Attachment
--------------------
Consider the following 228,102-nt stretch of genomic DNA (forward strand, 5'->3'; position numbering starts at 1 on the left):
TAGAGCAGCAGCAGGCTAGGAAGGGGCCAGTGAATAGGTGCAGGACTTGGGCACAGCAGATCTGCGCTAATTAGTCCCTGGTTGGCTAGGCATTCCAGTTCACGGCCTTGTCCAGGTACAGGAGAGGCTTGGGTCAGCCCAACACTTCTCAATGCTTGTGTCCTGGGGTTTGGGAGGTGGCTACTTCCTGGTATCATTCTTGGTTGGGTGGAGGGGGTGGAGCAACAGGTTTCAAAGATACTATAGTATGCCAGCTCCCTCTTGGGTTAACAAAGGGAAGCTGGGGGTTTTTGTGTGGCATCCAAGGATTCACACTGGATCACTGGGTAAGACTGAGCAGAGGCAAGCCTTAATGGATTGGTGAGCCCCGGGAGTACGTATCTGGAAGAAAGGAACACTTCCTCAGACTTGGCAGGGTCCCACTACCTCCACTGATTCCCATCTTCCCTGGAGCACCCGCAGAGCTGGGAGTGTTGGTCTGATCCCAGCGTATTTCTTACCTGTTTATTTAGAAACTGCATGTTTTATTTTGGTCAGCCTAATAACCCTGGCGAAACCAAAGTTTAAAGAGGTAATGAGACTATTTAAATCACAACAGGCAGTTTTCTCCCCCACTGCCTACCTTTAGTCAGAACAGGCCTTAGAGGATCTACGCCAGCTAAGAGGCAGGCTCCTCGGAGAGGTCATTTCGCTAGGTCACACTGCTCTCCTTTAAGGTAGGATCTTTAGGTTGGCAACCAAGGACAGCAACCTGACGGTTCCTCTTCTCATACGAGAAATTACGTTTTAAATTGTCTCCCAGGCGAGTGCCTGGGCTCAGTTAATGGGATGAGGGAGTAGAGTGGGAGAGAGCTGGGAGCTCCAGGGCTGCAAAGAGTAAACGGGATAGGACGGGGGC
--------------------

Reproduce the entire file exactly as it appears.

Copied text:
Consider the following 228,102-nt stretch of genomic DNA (forward strand, 5'->3'; position numbering starts at 1 on the left):
TAGAGCAGCAGCAGGCTAGGAAGGGGCCAGTGAATAGGTGCAGGACTTGGGCACAGCAGATCTGCGCTAATTAGTCCCTGGTTGGCTAGGCATTCCAGTTCACGGCCTTGTCCAGGTACAGGAGAGGCTTGGGTCAGCCCAACACTTCTCAATGCTTGTGTCCTGGGGTTTGGGAGGTGGCTACTTCCTGGTATCATTCTTGGTTGGGTGGAGGGGGTGGAGCAACAGGTTTCAAAGATACTATAGTATGCCAGCTCCCTCTTGGGTTAACAAAGGGAAGCTGGGGGTTTTTGTGTGGCATCCAAGGATTCACACTGGATCACTGGGTAAGACTGAGCAGAGGCAAGCCTTAATGGATTGGTGAGCCCCGGGAGTACGTATCTGGAAGAAAGGAACACTTCCTCAGACTTGGCAGGGTCCCACTACCTCCACTGATTCCCATCTTCCCTGGAGCACCCGCAGAGCTGGGAGTGTTGGTCTGATCCCAGCGTATTTCTTACCTGTTTATTTAGAAACTGCATGTTTTATTTTGGTCAGCCTAATAACCCTGGCGAAACCAAAGTTTAAAGAGGTAATGAGACTATTTAAATCACAACAGGCAGTTTTCTCCCCCACTGCCTACCTTTAGTCAGAACAGGCCTTAGAGGATCTACGCCAGCTAAGAGGCAGGCTCCTCGGAGAGGTCATTTCGCTAGGTCACACTGCTCTCCTTTAAGGTAGGATCTTTAGGTTGGCAACCAAGGACAGCAACCTGACGGTTCCTCTTCTCATACGAGAAATTACGTTTTAAATTGTCTCCCAGGCGAGTGCCTGGGCTCAGTTAATGGGATGAGGGAGTAGAGTGGGAGAGAGCTGGGAGCTCCAGGGCTGCAAAGAGTAAACGGGATAGGACGGGGGC